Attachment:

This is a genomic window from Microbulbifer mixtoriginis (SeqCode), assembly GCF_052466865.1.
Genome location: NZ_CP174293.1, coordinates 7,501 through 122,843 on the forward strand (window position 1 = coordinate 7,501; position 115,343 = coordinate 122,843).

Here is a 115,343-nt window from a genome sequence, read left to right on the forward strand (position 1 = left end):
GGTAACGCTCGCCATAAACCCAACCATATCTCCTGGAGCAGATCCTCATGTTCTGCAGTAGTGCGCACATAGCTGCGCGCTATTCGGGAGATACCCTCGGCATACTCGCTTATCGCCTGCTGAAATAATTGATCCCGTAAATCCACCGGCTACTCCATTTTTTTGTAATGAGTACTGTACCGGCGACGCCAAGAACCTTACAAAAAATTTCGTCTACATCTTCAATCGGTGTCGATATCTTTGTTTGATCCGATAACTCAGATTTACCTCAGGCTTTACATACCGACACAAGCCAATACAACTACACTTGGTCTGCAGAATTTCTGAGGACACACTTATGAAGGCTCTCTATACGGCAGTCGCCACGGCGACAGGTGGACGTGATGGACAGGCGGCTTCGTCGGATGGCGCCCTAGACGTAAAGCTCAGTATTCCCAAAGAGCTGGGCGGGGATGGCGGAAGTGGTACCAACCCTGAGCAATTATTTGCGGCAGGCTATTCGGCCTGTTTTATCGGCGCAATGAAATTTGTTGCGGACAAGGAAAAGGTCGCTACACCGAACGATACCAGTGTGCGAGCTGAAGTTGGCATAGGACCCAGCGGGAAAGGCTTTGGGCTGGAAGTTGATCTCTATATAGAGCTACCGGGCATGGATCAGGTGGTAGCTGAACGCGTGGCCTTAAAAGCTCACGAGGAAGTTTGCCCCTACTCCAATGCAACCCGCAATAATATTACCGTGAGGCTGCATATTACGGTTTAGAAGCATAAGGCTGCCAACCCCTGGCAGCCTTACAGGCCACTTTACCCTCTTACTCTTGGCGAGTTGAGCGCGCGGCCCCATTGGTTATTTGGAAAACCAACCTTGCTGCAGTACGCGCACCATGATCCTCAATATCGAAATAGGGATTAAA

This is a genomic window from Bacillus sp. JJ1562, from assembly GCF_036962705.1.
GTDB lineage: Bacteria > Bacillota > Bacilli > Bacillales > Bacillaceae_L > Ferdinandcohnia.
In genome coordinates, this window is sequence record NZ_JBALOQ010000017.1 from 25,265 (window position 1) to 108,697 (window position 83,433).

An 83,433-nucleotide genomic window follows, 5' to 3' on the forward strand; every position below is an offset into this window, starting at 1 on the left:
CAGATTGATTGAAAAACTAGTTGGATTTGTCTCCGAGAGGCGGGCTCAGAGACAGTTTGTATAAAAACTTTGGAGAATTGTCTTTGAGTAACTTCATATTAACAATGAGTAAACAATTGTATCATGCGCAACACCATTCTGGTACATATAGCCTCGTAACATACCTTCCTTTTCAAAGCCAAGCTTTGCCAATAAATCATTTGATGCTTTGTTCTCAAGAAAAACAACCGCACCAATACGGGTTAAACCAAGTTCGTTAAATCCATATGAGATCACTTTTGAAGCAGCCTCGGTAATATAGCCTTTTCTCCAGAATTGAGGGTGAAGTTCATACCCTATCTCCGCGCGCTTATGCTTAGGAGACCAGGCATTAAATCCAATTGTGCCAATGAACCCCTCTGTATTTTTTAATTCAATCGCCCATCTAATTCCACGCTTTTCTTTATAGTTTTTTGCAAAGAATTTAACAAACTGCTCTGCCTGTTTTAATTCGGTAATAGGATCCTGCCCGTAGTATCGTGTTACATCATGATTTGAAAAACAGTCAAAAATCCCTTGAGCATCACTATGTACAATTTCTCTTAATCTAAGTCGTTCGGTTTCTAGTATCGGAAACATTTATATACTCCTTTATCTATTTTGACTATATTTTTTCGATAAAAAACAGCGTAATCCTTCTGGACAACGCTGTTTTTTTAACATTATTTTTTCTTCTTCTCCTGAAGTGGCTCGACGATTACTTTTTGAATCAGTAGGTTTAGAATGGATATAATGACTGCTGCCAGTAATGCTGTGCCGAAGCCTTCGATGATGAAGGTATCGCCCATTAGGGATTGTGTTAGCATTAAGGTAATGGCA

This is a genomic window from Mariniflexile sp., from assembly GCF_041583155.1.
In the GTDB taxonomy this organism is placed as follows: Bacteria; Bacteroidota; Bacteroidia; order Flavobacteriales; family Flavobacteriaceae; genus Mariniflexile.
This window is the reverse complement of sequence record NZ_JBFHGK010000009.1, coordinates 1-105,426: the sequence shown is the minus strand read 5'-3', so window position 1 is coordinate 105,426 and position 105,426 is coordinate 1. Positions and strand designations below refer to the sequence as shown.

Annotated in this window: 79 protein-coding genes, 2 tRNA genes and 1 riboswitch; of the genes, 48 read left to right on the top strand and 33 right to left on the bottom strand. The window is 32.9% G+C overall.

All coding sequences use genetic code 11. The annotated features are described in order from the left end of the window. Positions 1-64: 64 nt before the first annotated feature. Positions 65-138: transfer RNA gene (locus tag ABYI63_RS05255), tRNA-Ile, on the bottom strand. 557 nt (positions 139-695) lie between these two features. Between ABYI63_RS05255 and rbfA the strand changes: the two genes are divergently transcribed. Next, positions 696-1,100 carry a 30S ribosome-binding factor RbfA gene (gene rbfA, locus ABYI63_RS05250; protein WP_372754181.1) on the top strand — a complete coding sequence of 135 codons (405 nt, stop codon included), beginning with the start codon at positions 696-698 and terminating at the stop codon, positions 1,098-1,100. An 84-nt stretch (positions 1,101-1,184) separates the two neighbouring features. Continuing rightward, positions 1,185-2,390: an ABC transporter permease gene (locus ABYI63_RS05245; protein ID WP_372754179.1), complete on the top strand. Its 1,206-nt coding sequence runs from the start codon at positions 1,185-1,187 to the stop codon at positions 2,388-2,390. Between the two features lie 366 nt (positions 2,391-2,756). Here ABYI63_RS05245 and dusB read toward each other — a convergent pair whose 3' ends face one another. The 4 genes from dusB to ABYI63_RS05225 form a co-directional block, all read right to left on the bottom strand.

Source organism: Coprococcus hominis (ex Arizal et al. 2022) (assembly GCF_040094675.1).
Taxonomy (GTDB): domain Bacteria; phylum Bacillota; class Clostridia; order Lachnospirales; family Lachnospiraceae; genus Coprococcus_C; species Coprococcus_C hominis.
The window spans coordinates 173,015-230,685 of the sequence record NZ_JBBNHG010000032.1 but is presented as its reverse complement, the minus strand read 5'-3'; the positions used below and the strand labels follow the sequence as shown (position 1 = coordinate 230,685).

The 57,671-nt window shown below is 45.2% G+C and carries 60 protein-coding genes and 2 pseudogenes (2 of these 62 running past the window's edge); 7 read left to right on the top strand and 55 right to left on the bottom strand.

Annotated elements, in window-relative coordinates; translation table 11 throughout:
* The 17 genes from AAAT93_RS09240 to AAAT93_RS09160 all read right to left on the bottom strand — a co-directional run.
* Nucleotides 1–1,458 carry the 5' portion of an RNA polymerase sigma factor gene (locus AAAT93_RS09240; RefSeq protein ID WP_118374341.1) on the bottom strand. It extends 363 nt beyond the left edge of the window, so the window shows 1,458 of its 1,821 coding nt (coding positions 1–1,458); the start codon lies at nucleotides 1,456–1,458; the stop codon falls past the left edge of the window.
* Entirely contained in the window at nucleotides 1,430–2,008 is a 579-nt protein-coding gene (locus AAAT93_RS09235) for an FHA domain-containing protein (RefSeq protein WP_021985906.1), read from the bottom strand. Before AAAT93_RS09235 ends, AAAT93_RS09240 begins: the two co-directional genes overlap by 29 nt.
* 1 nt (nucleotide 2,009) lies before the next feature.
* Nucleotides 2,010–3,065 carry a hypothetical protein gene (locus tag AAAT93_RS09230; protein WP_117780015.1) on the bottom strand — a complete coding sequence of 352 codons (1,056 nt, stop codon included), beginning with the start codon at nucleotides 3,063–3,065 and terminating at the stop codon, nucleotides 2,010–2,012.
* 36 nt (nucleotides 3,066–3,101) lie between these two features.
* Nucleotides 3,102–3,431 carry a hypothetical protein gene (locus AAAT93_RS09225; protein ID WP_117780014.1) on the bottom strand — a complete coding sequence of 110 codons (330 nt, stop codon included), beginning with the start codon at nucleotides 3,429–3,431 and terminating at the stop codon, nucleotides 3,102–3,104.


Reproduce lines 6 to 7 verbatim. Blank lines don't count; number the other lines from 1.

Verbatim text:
GTDB lineage: Bacteria > Bacillota > Bacilli > Bacillales > Bacillaceae_L > Ferdinandcohnia.
In genome coordinates, this window is sequence record NZ_JBALOQ010000017.1 from 25,265 (window position 1) to 108,697 (window position 83,433).